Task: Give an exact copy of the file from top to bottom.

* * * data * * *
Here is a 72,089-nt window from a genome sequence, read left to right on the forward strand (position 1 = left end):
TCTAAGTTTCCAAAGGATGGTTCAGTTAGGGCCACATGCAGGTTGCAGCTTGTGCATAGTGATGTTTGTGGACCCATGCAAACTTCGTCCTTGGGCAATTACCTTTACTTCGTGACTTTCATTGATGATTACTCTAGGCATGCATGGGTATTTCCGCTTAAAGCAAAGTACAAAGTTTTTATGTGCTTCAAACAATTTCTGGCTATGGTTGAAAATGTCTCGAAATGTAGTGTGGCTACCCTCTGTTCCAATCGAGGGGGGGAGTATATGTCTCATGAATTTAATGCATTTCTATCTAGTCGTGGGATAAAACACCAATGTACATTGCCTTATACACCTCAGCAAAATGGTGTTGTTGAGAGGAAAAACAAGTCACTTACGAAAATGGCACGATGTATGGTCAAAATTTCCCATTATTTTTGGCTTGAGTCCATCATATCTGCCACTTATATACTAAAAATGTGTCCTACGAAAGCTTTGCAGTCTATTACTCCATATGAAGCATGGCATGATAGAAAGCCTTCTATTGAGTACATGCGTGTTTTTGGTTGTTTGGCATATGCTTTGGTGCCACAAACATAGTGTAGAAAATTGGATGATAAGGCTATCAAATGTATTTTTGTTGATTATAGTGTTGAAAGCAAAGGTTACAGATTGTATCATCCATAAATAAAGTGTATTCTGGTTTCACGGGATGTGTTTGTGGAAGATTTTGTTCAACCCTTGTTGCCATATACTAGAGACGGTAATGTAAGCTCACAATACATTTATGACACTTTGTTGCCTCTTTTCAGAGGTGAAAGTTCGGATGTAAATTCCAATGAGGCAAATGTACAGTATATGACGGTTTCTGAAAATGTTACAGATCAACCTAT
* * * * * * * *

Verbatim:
Here is a 72,089-nt window from a genome sequence, read left to right on the forward strand (position 1 = left end):
TCTAAGTTTCCAAAGGATGGTTCAGTTAGGGCCACATGCAGGTTGCAGCTTGTGCATAGTGATGTTTGTGGACCCATGCAAACTTCGTCCTTGGGCAATTACCTTTACTTCGTGACTTTCATTGATGATTACTCTAGGCATGCATGGGTATTTCCGCTTAAAGCAAAGTACAAAGTTTTTATGTGCTTCAAACAATTTCTGGCTATGGTTGAAAATGTCTCGAAATGTAGTGTGGCTACCCTCTGTTCCAATCGAGGGGGGGAGTATATGTCTCATGAATTTAATGCATTTCTATCTAGTCGTGGGATAAAACACCAATGTACATTGCCTTATACACCTCAGCAAAATGGTGTTGTTGAGAGGAAAAACAAGTCACTTACGAAAATGGCACGATGTATGGTCAAAATTTCCCATTATTTTTGGCTTGAGTCCATCATATCTGCCACTTATATACTAAAAATGTGTCCTACGAAAGCTTTGCAGTCTATTACTCCATATGAAGCATGGCATGATAGAAAGCCTTCTATTGAGTACATGCGTGTTTTTGGTTGTTTGGCATATGCTTTGGTGCCACAAACATAGTGTAGAAAATTGGATGATAAGGCTATCAAATGTATTTTTGTTGATTATAGTGTTGAAAGCAAAGGTTACAGATTGTATCATCCATAAATAAAGTGTATTCTGGTTTCACGGGATGTGTTTGTGGAAGATTTTGTTCAACCCTTGTTGCCATATACTAGAGACGGTAATGTAAGCTCACAATACATTTATGACACTTTGTTGCCTCTTTTCAGAGGTGAAAGTTCGGATGTAAATTCCAATGAGGCAAATGTACAGTATATGACGGTTTCTGAAAATGTTACAGATCAACCTAT